Google Page Rank Woes
I was so caught up in some projects over the last few months that I have let my website slide in terms of new content and maintenance. So when I checked my page rank earlier this month I was not altogether surprised that my Google page rank dropped. But then it dropped again. My site was (at one point a few years ago) a PR 6. Over the last year or two, it has fluctuated between 4-5. Now, Google has suddenly dropped it to a 2!
Well, such a drastic change forced me to look into the issue. To my disdain, it appears that Google has decided that my site is doing something bad. From my searches online, it appears that Google is now specifically slashing the Page Rank of websites it feels are spamming, link farming or selling links.
Have I ever sold links? Yeah, I’ve sold a few. But with thousands of pages online for the last seven years, the number of links I have sold is less than two dozen. The vast majority of links from my website to any other site are there because I felt the links were of value in some way to my visitors and readers. I simply don’t see how this site could be construed as trying to undermine the results on Google.
I don't even partake in link exchanges. When people email me about exchanging links, the email goes straight to the trash can. I figure that if my site is good, people will link to me. The only time you will see a lot of link exchanges between my site and another is if I own both sites and am trying to let everyone know about my other sites. But that is even minimal: try to find links to this site from my other large art site (The Artistic Network) and you will have to dig quite a bit!
Spamming? Well, there are sometimes snippets of text that are not always visible on my pages—like the drop down menus that help you navigate. They are invisible until you hover your mouse over them. But spamming is not what I do. All of my efforts over the last few years are pointed at delivering a high-value website for my visitors.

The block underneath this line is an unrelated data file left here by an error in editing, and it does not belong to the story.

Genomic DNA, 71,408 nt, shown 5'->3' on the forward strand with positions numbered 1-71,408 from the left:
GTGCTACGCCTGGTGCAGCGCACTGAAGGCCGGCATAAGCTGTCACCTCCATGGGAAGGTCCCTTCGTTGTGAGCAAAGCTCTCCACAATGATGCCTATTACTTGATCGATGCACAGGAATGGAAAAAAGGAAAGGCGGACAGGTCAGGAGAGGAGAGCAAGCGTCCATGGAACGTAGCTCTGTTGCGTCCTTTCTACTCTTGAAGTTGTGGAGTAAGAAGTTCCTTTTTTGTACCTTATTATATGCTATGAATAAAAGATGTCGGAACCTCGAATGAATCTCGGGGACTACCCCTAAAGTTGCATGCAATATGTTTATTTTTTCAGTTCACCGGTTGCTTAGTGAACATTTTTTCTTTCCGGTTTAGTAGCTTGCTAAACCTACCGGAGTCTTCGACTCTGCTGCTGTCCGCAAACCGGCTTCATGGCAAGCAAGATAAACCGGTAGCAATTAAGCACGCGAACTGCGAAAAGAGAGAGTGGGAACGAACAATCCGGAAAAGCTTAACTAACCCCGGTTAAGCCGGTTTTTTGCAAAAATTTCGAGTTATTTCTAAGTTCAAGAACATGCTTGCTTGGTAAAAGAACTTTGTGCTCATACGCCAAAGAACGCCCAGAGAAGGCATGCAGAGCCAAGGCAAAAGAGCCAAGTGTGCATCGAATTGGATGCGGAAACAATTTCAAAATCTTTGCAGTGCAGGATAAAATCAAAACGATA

Link farming? Well I often add links to my website on other sites I build. And when I make a new site, I usually make a link to it from my site to let visitors know about my new project. Is that a link farm?
I am certainly not happy with this sudden hack and slash of my page rank. But as much as I do not agree with this result, I understand Google’s motive. I just don’t agree with their method—as it is going to make it difficult for people like me to put forth the effort in developing useful and creative content for the world—if people like me suddenly disappear from search engine results, it will give us less incentive to share our work and diligently create new things.
I have updated the Webonizer CMS to have a "nofollow” attribute to the external links system. (On this site, I can add a link to a general category so that it will appear in all articles that are part of that category. Generally speaking, I add links to those categories if I think they are relevant to those categories. Now those links have nofollow attributes in the links. While this seems like the most likely cause for my being affected by Google’s new policy, the ironic thing is that none of those links have ever been bought. Any link purchased on my site have an image above them: )
Google has been a leading developer of online tools for years. I have liked and supported Google for a long time. While Google’s new policy has negatively affected me, I am continuing my support of the company. At the same time, I hope that it quickly learns how to tell the good guys from the bad guys… or else their advice/motto of "Don’t be evil” should be revised to "Don’t be innovative”. This new change is going to create a new paranoia amongst developers like me who are afraid to make any link on any page without using the "nofollow" attribute--which will essentially destroy the link sharing value of any page and lessen good-faith linking on good sites to other good sites.
Below are some links to articles about the new Google Page Rank onslaught: